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23 Oct 2002 : Column 340Wcontinued
Existing steps include; a policy for addressing bullying with anti-bullying co-ordinator roles in establishments; an offender assessment system developed jointly by the National Probation and Prison Services; the recently introduced cell sharing risk assessment tool which we hope will minimise the risk of violence when allocating prisoners to cell accommodation; and a number of accredited offending behaviour programmes, including cognitive skills programmes, which have been shown to affect institutional behaviour.
Future steps will include a violence reduction policy in the very early stages of development, which will bring together existing approaches and seek to develop a safer environment for prisoners and staff.
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Further details, including Enforcement office contact details, are contained in the IND booklet ''Information for Members of Parliament about immigration and nationality enquiries'', a copy of which was sent to all hon. Members on 18 July 2002. Further copies are available on request from either the Minister's Private Office or:
Mr. Weir: To ask the Secretary of State for the Home Department how the use of funding allocated to racial equality services by the Commission for Racial Equality in Scotland is monitored for effectiveness. 
Beverley Hughes: The production of work programmes, work programme reviews and Core Standards assessments is the key tool in determining the effectiveness of the service being delivered by the Scottish Racial Equality Services (RECs).
During the course of the year the Scottish RECs submit reviews on a six monthly basis to the Scotland Committee of the Commission for Racial Equality (CRE) to identify progress against their work plans and end of year targets.
Mr. Weir: To ask the Secretary of State for the Home Department if he will provide a breakdown of how the money allocated to racial equality services by the Commission for Racial Equality in Scotland has been spent in each of the last five years. 
Beverley Hughes: The Work Programmes submitted by Racial Equality Councils (RECs) focus on four programme areasrace specific casework, policy development, public education and awareness, and community developmentand the activity within each area is tailored to local circumstances as determined by the RECs and their management boards.
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ensure that all CRE funded providers of racial equality services have achieved the quality standards that are required of local racial equality councils. 
Beverley Hughes: In 1999, The Commission for Racial Equality (CRE) introduced Core Standards, a quality assurance framework for all funded Racial Equality Councils (RECs). To help RECs achieve the quality standard, extensive guidance and self-assessment policies were produced, and a corporate training programme developed for the RECs.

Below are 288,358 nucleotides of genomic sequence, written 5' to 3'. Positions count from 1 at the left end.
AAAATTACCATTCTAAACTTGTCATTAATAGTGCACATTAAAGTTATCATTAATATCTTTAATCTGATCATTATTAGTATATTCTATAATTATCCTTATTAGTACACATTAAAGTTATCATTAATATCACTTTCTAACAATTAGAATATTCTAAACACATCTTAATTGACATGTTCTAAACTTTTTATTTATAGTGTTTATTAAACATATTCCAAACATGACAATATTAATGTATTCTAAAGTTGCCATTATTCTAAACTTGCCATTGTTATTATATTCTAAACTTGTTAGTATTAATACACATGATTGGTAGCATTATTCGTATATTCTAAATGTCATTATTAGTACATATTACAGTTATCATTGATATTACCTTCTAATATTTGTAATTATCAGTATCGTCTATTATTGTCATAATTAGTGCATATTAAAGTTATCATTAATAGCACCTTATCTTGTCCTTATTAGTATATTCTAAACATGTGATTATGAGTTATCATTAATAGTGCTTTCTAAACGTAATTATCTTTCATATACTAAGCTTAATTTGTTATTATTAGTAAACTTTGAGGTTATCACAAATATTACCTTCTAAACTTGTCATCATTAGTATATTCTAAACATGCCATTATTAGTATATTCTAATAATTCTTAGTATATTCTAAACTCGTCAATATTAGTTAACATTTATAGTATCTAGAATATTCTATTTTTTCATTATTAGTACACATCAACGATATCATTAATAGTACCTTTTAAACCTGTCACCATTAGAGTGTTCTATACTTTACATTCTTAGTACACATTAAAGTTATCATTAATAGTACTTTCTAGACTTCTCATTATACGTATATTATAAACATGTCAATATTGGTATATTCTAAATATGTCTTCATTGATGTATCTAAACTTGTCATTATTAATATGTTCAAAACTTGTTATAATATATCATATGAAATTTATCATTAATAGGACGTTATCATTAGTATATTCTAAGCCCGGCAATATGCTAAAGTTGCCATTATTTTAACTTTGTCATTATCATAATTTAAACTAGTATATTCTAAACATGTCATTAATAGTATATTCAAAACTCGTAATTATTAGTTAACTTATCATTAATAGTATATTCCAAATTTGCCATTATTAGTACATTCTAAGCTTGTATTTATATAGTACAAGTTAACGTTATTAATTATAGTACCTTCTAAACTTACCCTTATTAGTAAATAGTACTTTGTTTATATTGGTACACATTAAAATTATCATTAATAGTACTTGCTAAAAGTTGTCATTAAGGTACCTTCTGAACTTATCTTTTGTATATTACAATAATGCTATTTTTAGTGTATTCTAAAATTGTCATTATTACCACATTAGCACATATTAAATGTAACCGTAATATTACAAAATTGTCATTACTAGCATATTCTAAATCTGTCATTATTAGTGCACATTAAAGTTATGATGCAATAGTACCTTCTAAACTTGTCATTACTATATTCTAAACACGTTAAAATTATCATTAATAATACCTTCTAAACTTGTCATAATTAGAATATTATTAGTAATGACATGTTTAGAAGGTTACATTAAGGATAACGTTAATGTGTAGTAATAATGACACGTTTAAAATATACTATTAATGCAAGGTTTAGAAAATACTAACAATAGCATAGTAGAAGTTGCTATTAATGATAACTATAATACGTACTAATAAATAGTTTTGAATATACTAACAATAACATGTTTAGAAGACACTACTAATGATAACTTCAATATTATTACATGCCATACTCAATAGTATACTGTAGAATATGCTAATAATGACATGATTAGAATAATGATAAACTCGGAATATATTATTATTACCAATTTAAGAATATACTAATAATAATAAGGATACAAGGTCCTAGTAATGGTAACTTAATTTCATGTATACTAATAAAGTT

A CRE/REC Joint Consultative Forum was established to provide a mechanism for CRE officers and representatives of RECs from across Britain to meet regularly and share ideas and views on the development and implementation of the Core Standards programme.
Mr. Andrew Turner: To ask the Secretary of State for the Home Department how many applications were received in each month since January for clearance by the Criminal Records Bureau in respect of (a) nursery and school staff (employed), (b) nursery and school staff (voluntary), (c) youth service staff, (d) social services staff, (e) other voluntary workers and (f) other employed staff. 
Mr. Hilary Benn [holding answer 21 October 2002]: The information sought by the hon. Member for the Isle of Wight is not available in the format requested. There are no Information Technology Procedures at present to extract this data from the Customer Relationship Management database. It is expected that this functionality will become available in subsequent system releases.
|Disclosures Applications Received|
Mr. Andrew Turner: To ask the Secretary of State for the Home Department how many applications for clearance by the Criminal Records Bureau were received in each month since January; and in which month they were provided. 
Mr. Hilary Benn [holding answer 21 October 2002]: The Criminal Records Bureau (CRB) launched its Disclosure service on 11 March 2002. Applicants obtain Disclosure information from the CRB by completing a blank application form or making an application by telephone. Figures representing the total number of
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Disclosures received and issued per month are provided below. There are no Information Technology Procedures at present to break down this data further to show in which month the Disclosures were provided to applicants. It is expected that this functionality will become available in subsequent system releases.
|Disclosures Issued||Disclosure Applications Received||Disclosure Applications Returned to Applicant or Registered Body Applications because of errors|
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